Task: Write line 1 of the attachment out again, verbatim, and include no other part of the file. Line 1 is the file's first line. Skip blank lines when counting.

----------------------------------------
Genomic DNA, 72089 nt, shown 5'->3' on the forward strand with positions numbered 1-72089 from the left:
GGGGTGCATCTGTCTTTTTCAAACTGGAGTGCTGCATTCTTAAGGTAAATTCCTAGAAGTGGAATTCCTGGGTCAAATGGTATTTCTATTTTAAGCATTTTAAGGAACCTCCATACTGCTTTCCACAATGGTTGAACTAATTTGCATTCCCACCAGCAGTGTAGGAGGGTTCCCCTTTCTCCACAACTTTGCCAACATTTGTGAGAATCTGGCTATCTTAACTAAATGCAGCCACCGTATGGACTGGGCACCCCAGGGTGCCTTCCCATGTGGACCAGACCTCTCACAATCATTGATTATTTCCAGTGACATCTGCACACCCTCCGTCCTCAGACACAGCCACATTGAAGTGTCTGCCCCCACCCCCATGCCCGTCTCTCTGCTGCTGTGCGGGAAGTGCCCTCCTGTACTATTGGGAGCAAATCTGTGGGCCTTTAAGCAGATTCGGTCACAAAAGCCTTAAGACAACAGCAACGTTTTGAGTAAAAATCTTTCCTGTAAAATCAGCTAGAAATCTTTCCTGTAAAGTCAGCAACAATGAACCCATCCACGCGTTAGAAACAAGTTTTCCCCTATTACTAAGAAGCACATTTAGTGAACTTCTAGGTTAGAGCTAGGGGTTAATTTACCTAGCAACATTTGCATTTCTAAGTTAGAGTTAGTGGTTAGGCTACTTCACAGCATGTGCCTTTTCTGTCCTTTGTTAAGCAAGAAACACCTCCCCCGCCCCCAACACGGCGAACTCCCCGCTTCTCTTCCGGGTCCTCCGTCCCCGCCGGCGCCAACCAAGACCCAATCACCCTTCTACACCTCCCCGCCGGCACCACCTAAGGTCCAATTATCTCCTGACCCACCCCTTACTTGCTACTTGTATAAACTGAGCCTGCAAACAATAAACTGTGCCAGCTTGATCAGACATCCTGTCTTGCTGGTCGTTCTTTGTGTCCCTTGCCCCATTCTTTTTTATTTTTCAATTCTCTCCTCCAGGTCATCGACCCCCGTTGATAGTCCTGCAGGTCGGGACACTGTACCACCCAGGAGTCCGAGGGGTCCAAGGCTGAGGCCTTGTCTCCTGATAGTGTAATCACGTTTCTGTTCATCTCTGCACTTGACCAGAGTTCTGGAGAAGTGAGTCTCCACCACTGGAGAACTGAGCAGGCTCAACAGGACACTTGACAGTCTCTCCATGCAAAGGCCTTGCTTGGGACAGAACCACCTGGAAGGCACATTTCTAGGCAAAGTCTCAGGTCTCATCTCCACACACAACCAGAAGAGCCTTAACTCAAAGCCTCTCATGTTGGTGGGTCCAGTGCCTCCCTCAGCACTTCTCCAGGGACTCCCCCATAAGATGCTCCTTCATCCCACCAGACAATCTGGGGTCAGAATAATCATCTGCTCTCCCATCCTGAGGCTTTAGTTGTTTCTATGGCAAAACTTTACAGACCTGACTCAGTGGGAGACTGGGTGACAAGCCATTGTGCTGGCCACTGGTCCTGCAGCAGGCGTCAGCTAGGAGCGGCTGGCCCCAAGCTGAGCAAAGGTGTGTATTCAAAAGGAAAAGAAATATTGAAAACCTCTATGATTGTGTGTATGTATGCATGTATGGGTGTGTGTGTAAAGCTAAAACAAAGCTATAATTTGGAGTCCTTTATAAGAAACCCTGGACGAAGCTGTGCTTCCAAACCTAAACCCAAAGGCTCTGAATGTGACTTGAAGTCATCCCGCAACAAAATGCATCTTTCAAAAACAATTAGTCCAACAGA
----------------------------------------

Genomic DNA, 72089 nt, shown 5'->3' on the forward strand with positions numbered 1-72089 from the left: